In April 1943 near Enfidaville, Chan Keller was standing on the bumper of his ambulance, looking through his field glasses to see where the shelling was coming from. To the German artillery marksman he must have looked like an enemy artillery officer on his staff car. It was a pretty good shot at nearly point-blank range. The 88mm shell struck his ambulance below the left windshield cowling, making an 88mm-diameter round hole through the instrument panel and the back of the (unoccupied) driver’s seat. It destroyed the spare and rear tires, barely missed the gas tank, and buried itself in the ground without exploding. Understandably, Chan was shaken to the core. He was still a bit “bomb happy,” laughing inordinately and shuddering, as he told me about it later.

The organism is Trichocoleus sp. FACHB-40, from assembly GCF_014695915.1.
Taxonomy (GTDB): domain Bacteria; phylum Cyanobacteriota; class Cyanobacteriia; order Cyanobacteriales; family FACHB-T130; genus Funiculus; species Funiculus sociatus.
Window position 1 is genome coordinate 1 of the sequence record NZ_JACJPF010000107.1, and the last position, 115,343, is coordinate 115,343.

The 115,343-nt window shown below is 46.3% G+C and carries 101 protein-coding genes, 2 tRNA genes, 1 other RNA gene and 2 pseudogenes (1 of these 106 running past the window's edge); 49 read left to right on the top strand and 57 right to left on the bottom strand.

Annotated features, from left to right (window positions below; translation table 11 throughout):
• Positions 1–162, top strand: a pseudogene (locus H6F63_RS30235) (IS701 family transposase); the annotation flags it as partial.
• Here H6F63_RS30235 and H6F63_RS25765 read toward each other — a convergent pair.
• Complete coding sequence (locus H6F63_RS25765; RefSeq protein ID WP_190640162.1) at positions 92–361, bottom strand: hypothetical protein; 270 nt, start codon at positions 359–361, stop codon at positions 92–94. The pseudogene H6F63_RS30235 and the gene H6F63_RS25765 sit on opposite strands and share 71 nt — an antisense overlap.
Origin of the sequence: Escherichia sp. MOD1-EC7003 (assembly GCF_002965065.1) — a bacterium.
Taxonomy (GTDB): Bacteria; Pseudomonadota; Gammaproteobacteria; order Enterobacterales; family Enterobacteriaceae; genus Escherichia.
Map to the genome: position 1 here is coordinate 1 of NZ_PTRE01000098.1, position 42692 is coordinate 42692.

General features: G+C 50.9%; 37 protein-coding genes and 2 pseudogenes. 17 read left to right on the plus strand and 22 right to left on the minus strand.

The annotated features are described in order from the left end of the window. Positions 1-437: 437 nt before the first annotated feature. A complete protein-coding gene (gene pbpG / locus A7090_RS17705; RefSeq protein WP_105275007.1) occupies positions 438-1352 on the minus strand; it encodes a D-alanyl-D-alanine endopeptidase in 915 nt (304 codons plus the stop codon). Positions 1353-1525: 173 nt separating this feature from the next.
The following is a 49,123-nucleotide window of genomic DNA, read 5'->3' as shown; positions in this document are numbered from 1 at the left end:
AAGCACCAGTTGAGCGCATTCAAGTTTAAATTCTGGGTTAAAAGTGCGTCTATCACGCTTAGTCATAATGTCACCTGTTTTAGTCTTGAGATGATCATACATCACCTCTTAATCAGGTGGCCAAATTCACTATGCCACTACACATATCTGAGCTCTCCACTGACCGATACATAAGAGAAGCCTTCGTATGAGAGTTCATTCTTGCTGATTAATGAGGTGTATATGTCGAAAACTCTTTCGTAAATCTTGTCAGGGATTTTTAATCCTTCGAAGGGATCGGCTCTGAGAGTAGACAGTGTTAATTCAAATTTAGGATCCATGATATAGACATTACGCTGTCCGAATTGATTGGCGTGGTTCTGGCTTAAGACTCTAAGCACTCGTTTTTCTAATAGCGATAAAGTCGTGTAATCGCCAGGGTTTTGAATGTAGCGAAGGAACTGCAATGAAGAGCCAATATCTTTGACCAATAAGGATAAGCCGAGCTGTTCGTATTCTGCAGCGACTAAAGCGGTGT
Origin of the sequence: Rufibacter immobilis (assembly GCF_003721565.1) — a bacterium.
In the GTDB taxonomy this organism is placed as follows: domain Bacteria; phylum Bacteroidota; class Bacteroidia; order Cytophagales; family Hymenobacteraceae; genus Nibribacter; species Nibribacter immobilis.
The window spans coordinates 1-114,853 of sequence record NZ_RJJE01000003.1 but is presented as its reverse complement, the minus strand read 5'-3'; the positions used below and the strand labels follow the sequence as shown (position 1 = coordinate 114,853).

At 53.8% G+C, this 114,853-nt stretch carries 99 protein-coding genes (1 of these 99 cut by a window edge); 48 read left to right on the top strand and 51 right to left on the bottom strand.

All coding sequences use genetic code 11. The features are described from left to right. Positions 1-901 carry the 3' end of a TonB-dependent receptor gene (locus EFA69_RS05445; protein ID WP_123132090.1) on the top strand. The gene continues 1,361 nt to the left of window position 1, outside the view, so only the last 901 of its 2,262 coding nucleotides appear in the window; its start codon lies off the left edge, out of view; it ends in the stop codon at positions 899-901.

In North Africa, the Germans generally respected the red crosses that were clearly marked on all our ambulances. As things got worse for the German army in Italy, we had to camouflage the ambulances at forward posts, because the red cross seemed often to be a target.
Copyright © 2011 by John Candler Cobb, II.
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